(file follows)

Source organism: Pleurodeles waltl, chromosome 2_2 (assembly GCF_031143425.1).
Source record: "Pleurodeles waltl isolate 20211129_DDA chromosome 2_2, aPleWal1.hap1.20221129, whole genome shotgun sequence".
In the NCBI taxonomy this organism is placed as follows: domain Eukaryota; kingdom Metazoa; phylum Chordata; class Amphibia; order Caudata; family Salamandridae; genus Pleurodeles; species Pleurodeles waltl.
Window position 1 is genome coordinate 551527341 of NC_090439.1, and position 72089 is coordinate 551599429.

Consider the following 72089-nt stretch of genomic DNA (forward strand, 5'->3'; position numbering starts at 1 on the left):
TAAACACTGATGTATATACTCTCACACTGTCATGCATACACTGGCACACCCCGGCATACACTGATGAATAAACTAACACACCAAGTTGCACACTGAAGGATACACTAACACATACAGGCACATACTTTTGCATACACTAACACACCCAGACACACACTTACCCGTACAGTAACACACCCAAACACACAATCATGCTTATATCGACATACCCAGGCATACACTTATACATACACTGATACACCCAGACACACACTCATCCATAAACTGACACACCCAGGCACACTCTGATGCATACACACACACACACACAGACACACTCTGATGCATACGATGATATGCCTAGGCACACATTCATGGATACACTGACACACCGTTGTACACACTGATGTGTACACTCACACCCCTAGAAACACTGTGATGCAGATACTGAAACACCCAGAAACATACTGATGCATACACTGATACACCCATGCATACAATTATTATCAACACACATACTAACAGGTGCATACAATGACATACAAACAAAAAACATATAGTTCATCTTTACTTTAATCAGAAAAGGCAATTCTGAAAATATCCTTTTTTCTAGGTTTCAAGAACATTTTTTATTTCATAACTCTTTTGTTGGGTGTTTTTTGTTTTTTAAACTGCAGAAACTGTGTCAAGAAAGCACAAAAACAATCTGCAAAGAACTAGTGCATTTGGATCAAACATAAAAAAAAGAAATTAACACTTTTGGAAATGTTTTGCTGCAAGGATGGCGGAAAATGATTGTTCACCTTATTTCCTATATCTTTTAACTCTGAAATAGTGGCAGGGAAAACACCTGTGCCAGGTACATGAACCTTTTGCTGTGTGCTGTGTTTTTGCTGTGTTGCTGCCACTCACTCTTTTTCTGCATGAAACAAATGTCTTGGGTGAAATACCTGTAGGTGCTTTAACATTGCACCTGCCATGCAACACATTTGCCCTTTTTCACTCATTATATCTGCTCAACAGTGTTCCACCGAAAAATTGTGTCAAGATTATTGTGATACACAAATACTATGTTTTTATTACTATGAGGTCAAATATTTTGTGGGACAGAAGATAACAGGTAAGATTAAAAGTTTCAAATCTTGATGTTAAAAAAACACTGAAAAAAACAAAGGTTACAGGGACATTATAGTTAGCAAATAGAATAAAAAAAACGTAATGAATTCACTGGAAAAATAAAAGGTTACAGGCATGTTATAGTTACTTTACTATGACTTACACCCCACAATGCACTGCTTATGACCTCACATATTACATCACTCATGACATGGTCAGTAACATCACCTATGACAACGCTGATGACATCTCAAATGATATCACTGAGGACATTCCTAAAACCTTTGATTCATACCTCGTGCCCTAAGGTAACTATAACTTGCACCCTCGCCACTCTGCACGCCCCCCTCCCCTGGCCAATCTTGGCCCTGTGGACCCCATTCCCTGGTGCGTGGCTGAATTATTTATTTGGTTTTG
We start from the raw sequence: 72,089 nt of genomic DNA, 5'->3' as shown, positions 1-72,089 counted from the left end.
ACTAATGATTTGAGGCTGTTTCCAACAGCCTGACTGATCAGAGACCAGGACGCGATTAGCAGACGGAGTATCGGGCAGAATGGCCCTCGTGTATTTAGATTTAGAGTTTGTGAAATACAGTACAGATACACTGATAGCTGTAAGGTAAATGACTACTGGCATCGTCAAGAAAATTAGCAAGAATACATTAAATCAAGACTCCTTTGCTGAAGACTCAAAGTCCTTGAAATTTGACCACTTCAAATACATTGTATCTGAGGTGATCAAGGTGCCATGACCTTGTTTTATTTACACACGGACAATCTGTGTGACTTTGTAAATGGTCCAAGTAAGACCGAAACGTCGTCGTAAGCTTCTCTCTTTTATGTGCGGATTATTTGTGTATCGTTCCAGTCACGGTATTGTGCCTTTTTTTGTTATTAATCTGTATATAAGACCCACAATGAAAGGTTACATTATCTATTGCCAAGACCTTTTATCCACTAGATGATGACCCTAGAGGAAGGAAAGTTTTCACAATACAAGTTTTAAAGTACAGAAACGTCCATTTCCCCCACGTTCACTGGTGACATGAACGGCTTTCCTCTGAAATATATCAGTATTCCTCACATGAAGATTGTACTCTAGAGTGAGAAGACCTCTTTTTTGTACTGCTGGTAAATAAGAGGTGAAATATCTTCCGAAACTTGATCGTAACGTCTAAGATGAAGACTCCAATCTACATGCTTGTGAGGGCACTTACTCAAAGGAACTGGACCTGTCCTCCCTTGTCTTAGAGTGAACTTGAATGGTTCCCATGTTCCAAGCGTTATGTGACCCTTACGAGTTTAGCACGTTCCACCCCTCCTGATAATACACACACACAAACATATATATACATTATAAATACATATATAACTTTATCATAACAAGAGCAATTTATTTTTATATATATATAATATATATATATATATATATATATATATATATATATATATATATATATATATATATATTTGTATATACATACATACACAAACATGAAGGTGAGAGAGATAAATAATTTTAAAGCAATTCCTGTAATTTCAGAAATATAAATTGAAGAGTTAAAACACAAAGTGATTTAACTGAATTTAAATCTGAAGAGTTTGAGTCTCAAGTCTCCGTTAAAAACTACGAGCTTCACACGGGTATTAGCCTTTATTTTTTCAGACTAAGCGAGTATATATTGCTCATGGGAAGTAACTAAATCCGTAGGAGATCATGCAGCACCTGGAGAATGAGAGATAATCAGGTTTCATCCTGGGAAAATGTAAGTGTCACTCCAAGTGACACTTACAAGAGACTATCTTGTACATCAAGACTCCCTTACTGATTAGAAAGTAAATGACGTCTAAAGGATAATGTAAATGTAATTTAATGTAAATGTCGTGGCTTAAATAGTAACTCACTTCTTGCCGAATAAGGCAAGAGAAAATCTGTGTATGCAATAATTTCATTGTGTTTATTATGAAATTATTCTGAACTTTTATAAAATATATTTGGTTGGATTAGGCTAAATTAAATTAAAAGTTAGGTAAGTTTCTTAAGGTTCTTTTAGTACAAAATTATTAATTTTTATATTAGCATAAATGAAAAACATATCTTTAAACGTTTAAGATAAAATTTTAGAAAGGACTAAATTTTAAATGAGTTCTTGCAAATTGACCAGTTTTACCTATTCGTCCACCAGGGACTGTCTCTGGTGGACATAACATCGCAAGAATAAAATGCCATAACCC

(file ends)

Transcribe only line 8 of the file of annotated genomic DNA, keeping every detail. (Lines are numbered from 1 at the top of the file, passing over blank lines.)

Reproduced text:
ACTAATGATTTGAGGCTGTTTCCAACAGCCTGACTGATCAGAGACCAGGACGCGATTAGCAGACGGAGTATCGGGCAGAATGGCCCTCGTGTATTTAGATTTAGAGTTTGTGAAATACAGTACAGATACACTGATAGCTGTAAGGTAAATGACTACTGGCATCGTCAAGAAAATTAGCAAGAATACATTAAATCAAGACTCCTTTGCTGAAGACTCAAAGTCCTTGAAATTTGACCACTTCAAATACATTGTATCTGAGGTGATCAAGGTGCCATGACCTTGTTTTATTTACACACGGACAATCTGTGTGACTTTGTAAATGGTCCAAGTAAGACCGAAACGTCGTCGTAAGCTTCTCTCTTTTATGTGCGGATTATTTGTGTATCGTTCCAGTCACGGTATTGTGCCTTTTTTTGTTATTAATCTGTATATAAGACCCACAATGAAAGGTTACATTATCTATTGCCAAGACCTTTTATCCACTAGATGATGACCCTAGAGGAAGGAAAGTTTTCACAATACAAGTTTTAAAGTACAGAAACGTCCATTTCCCCCACGTTCACTGGTGACATGAACGGCTTTCCTCTGAAATATATCAGTATTCCTCACATGAAGATTGTACTCTAGAGTGAGAAGACCTCTTTTTTGTACTGCTGGTAAATAAGAGGTGAAATATCTTCCGAAACTTGATCGTAACGTCTAAGATGAAGACTCCAATCTACATGCTTGTGAGGGCACTTACTCAAAGGAACTGGACCTGTCCTCCCTTGTCTTAGAGTGAACTTGAATGGTTCCCATGTTCCAAGCGTTATGTGACCCTTACGAGTTTAGCACGTTCCACCCCTCCTGATAATACACACACACAAACATATATATACATTATAAATACATATATAACTTTATCATAACAAGAGCAATTTATTTTTATATATATATAATATATATATATATATATATATATATATATATATATATATATATATATATATATATATTTGTATATACATACATACACAAACATGAAGGTGAGAGAGATAAATAATTTTAAAGCAATTCCTGTAATTTCAGAAATATAAATTGAAGAGTTAAAACACAAAGTGATTTAACTGAATTTAAATCTGAAGAGTTTGAGTCTCAAGTCTCCGTTAAAAACTACGAGCTTCACACGGGTATTAGCCTTTATTTTTTCAGACTAAGCGAGTATATATTGCTCATGGGAAGTAACTAAATCCGTAGGAGATCATGCAGCACCTGGAGAATGAGAGATAATCAGGTTTCATCCTGGGAAAATGTAAGTGTCACTCCAAGTGACACTTACAAGAGACTATCTTGTACATCAAGACTCCCTTACTGATTAGAAAGTAAATGACGTCTAAAGGATAATGTAAATGTAATTTAATGTAAATGTCGTGGCTTAAATAGTAACTCACTTCTTGCCGAATAAGGCAAGAGAAAATCTGTGTATGCAATAATTTCATTGTGTTTATTATGAAATTATTCTGAACTTTTATAAAATATATTTGGTTGGATTAGGCTAAATTAAATTAAAAGTTAGGTAAGTTTCTTAAGGTTCTTTTAGTACAAAATTATTAATTTTTATATTAGCATAAATGAAAAACATATCTTTAAACGTTTAAGATAAAATTTTAGAAAGGACTAAATTTTAAATGAGTTCTTGCAAATTGACCAGTTTTACCTATTCGTCCACCAGGGACTGTCTCTGGTGGACATAACATCGCAAGAATAAAATGCCATAACCC